When The Twilight Zone wrapped up its third season in the spring of 1962, it found itself without a sponsor (maybe the existing sponsors weren't exactly thrilled with the show’s mediocre ratings and jumped ship); consequently, CBS didn't include the show in its fall 1962 schedule. Things would eventually get resolved over the next several months, but the delay meant that the show wouldn't return to the air until mid-season, allowing for only half the usual number of episodes. But the reduced quantity was a minor concern when weighed against the massive changes wrought upon the show before its return.
The most obvious difference, aside from the new opening title sequence (detailed yesterday, here), is the somewhat jarring switch to an hour-long format. Serling had originally conceived The Twilight Zone as an hour show but bowed to CBS’s original wishes; this late change indicates that the network must have changed its mind (probably hoping a bigger show would equate to bigger ratings). Another notable change is the loss of producer Buck Houghton, who had moved onto other pursuits during the show’s six-month limbo. Houghton’s initial replacement was Herbert Hirschman who, according to a 8/20/1962 letter to Serling, may have been responsible for changing the name of the series to, simply, Twilight Zone (minus the word The; thanks to Martin Grams’ exhaustively-researched The Twilight Zone: Opening the Door to a Television Classic for this interesting tidbit). The show would ultimately go through three different producers during its final two years on the air, a sure sign that the series was no longer the well-oiled machine it had been for its first three years.
Rod Serling was still around, but he was much less involved on the production end, as he had taken a teaching job at Antioch College when the show’s future had suddenly become clouded with uncertainty. Serling retained his title as executive producer and continued hosting and narrating, but it’s worth noting that he only wrote seven of season four’s eighteen episodes (one of which was an adaptation of an existing short story by somebody else). Since his writing had slipped so dramatically in terms of both quality and originality during season three, this was actually a blessing. I hate saying that, but goddamn it, it’s true: Serling’s scripts were, for the most part, the weakest of the fourth season. Meanwhile, Charles Beaumont and Richard Matheson really shined during season four, each contributing episodes that sit comfortably among my top 20 favorites.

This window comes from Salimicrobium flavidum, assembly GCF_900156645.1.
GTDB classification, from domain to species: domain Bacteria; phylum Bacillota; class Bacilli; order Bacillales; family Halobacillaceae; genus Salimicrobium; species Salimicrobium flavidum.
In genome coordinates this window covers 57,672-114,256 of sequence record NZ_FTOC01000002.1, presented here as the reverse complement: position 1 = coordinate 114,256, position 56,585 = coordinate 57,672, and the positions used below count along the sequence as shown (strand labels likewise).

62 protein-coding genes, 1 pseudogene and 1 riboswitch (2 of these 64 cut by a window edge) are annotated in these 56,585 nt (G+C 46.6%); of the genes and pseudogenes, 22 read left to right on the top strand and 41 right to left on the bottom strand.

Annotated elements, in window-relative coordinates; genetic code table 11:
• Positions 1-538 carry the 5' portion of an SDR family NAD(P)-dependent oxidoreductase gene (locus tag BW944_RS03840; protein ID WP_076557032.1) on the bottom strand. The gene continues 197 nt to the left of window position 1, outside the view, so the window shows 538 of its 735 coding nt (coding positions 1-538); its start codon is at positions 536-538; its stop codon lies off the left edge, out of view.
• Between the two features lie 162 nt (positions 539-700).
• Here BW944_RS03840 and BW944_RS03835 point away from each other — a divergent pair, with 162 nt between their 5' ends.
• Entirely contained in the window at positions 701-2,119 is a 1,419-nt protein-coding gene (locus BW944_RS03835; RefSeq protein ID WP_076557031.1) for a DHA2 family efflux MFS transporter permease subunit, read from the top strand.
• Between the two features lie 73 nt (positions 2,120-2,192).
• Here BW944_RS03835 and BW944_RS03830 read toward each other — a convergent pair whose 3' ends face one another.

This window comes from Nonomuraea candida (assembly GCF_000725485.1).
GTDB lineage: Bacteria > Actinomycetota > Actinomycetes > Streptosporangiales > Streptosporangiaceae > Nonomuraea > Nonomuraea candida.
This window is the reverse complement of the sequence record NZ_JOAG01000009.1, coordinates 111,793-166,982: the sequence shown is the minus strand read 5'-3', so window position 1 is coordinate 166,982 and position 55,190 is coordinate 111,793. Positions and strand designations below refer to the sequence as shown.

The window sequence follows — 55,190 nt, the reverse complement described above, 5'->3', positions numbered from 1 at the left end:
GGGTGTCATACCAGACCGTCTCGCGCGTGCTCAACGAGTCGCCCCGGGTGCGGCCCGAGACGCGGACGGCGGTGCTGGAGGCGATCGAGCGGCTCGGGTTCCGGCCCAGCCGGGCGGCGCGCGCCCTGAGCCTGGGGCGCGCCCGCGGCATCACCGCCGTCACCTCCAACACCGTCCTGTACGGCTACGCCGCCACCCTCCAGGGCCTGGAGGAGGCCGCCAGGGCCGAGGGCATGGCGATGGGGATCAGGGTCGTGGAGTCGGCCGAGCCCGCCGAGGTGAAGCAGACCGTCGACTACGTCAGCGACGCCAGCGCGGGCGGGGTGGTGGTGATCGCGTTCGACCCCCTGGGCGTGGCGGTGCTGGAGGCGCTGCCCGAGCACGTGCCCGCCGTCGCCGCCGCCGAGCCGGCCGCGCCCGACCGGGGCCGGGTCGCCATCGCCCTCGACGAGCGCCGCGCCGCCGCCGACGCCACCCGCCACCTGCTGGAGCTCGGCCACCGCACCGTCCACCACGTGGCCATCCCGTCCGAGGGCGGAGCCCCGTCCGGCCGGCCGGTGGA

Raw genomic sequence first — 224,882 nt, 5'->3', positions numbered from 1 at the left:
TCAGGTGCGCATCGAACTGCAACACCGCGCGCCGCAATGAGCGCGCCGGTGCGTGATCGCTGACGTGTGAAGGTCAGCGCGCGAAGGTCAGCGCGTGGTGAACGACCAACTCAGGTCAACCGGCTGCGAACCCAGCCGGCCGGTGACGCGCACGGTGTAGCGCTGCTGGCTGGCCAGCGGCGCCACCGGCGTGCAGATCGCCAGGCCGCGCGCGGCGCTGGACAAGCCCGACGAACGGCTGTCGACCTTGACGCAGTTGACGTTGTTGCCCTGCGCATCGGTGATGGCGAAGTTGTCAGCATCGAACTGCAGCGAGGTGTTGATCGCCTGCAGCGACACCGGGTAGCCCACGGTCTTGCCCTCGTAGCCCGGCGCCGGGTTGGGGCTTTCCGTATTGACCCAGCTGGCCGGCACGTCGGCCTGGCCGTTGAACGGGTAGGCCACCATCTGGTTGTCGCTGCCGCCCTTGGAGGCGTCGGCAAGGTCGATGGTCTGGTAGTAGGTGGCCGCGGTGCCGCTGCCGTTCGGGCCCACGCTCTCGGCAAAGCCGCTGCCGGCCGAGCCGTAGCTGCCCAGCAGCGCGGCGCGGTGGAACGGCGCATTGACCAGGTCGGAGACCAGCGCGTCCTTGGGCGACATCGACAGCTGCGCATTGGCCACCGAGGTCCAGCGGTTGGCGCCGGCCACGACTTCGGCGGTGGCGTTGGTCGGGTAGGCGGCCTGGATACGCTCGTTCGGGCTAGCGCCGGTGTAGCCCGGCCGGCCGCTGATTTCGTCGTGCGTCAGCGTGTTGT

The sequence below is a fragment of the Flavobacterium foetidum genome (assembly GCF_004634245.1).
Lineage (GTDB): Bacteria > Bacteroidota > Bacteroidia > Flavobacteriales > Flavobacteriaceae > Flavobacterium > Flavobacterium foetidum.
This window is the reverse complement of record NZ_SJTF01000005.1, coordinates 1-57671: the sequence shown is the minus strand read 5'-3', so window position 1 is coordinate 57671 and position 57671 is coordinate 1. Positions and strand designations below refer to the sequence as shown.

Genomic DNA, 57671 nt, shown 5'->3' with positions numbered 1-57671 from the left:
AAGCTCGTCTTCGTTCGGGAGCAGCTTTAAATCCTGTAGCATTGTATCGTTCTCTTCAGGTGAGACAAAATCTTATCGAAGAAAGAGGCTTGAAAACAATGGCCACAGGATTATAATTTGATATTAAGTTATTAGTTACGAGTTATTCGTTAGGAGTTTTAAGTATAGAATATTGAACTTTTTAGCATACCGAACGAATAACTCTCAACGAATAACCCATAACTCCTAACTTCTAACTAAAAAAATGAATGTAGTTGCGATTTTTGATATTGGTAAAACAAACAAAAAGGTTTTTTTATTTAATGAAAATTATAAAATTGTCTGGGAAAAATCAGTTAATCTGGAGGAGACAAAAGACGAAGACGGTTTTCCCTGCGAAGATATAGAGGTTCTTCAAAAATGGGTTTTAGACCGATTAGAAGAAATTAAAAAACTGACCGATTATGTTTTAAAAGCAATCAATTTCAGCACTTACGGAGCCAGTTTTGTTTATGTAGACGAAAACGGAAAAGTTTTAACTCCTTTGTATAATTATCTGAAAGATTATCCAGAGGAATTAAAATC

There are a few cosmetic changes to note. First and foremost, Serling’s on-camera appearances were no longer shot in tandem with each episode’s production (seasons two and three often found him on set, sharing the same scenery as the actors, sometimes in quite clever ways); rather, his season four narrations were shot in front of a plain gray background. Further, his “next week” previews would now be augmented with episode clips.
For its first three seasons, each episode would begin with the opening title sequence, then pan down from a starry sky to the opening scene. Now, the transition would be handled with a simple dissolve. This extended to the end of the episode: instead of a return to the starry sky via an upward pan, a simple fade to black was employed. Finally, each episode’s end credits would no longer feature a unique still to distinguish it; rather, a simple starry sky was used behind the text.
Considering all the changes, season four ultimately feels like a different show. However, I must note that, in my oh-so-humble opinion, season four is by and large decent. There are a few mediocre entries, but nothing approaching past atrocities like “Mr. Bevis,” “Mr. Dingle, the Strong,” and “Four O’clock” (season five will have its share of horrific misfires too, but we’ll get to those in due time). All told, season four is an odd experiment that didn't exactly succeed, but almost certainly didn't fail.